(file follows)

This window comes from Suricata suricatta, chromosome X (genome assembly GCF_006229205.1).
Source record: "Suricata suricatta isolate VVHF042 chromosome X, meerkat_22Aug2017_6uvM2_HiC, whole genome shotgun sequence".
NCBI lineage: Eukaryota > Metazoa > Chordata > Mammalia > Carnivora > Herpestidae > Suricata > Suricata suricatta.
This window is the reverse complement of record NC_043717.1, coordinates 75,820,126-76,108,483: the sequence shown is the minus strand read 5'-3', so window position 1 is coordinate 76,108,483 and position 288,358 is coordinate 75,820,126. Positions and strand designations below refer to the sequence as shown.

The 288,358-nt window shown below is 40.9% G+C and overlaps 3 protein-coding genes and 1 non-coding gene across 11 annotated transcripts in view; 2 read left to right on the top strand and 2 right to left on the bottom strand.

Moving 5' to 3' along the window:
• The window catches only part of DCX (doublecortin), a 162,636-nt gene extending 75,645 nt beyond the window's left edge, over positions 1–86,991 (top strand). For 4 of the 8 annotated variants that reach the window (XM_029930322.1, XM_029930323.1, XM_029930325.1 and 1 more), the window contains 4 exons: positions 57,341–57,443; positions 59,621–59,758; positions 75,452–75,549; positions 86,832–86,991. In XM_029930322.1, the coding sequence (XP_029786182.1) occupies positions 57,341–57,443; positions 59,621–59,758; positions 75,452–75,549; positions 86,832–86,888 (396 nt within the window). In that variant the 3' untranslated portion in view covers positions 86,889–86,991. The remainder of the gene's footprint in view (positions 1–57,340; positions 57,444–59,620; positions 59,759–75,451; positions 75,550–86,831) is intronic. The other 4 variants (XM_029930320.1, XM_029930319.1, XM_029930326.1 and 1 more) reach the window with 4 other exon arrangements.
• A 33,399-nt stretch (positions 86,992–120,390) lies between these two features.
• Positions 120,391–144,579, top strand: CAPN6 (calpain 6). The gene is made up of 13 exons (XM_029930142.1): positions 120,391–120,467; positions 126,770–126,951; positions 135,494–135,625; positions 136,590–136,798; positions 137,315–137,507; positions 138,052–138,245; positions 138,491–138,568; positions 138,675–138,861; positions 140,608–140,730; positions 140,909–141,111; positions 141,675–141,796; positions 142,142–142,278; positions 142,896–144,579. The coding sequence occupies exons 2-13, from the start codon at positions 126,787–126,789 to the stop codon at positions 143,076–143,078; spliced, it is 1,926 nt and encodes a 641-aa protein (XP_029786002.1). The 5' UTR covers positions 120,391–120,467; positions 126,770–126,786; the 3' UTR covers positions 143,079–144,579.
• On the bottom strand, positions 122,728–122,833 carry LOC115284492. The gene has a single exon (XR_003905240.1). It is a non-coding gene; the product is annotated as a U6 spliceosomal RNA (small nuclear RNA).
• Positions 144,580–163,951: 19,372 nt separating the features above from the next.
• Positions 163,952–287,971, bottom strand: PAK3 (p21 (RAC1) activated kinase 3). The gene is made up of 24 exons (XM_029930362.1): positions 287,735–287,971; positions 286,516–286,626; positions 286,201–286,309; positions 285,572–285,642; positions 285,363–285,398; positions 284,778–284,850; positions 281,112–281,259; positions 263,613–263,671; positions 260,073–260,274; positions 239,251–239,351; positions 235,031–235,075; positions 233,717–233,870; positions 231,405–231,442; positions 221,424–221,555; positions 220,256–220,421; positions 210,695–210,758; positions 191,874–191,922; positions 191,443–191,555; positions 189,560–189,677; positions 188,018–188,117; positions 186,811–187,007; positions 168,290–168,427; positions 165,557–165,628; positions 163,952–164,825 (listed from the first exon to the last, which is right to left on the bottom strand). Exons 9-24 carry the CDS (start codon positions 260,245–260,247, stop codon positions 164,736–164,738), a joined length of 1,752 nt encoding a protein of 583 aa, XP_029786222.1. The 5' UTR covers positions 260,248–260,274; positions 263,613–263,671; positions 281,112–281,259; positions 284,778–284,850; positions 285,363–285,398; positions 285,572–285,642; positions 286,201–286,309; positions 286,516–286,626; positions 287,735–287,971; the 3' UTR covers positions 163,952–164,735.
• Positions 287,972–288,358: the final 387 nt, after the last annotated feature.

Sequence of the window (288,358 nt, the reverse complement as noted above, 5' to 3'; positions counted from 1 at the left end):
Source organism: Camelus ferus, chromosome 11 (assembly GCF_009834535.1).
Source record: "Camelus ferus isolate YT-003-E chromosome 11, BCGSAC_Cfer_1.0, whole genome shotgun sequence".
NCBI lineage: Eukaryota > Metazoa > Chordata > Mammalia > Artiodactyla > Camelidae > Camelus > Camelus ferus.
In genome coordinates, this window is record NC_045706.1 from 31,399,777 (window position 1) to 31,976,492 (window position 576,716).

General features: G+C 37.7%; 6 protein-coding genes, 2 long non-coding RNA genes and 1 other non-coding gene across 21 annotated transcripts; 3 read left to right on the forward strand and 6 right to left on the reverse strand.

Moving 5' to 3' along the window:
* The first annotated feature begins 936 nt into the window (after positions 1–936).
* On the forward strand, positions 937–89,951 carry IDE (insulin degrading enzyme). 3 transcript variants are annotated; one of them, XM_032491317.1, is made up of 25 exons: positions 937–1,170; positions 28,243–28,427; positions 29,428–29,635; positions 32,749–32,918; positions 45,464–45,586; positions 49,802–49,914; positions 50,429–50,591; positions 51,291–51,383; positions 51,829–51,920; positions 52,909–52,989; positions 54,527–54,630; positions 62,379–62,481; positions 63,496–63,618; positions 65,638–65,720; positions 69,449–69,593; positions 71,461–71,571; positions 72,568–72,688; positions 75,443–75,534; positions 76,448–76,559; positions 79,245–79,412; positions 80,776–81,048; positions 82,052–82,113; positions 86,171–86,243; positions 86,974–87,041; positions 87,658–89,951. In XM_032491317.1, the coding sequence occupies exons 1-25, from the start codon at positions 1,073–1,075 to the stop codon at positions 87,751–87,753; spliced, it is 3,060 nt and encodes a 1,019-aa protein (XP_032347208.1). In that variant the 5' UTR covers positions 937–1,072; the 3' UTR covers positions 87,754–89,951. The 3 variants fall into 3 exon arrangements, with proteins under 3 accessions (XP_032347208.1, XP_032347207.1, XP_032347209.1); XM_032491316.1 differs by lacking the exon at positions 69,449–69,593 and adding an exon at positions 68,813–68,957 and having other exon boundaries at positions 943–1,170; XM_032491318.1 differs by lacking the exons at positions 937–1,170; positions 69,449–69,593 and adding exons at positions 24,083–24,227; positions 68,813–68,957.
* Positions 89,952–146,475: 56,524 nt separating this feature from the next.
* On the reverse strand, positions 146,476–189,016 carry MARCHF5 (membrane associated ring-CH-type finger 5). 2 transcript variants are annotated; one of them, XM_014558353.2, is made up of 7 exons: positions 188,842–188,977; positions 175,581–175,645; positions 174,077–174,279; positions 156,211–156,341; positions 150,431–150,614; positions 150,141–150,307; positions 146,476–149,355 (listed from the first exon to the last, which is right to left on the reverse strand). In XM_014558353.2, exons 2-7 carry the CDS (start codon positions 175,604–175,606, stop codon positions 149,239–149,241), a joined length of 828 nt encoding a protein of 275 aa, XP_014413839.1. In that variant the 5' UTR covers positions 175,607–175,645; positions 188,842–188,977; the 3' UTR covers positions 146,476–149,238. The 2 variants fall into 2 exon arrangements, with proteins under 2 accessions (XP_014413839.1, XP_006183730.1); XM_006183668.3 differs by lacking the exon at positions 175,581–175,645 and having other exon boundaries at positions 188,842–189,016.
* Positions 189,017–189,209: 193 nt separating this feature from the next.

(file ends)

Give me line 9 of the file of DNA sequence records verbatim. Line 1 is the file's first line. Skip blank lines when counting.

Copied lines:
• Positions 120,391–144,579, top strand: CAPN6 (calpain 6). The gene is made up of 13 exons (XM_029930142.1): positions 120,391–120,467; positions 126,770–126,951; positions 135,494–135,625; positions 136,590–136,798; positions 137,315–137,507; positions 138,052–138,245; positions 138,491–138,568; positions 138,675–138,861; positions 140,608–140,730; positions 140,909–141,111; positions 141,675–141,796; positions 142,142–142,278; positions 142,896–144,579. The coding sequence occupies exons 2-13, from the start codon at positions 126,787–126,789 to the stop codon at positions 143,076–143,078; spliced, it is 1,926 nt and encodes a 641-aa protein (XP_029786002.1). The 5' UTR covers positions 120,391–120,467; positions 126,770–126,786; the 3' UTR covers positions 143,079–144,579.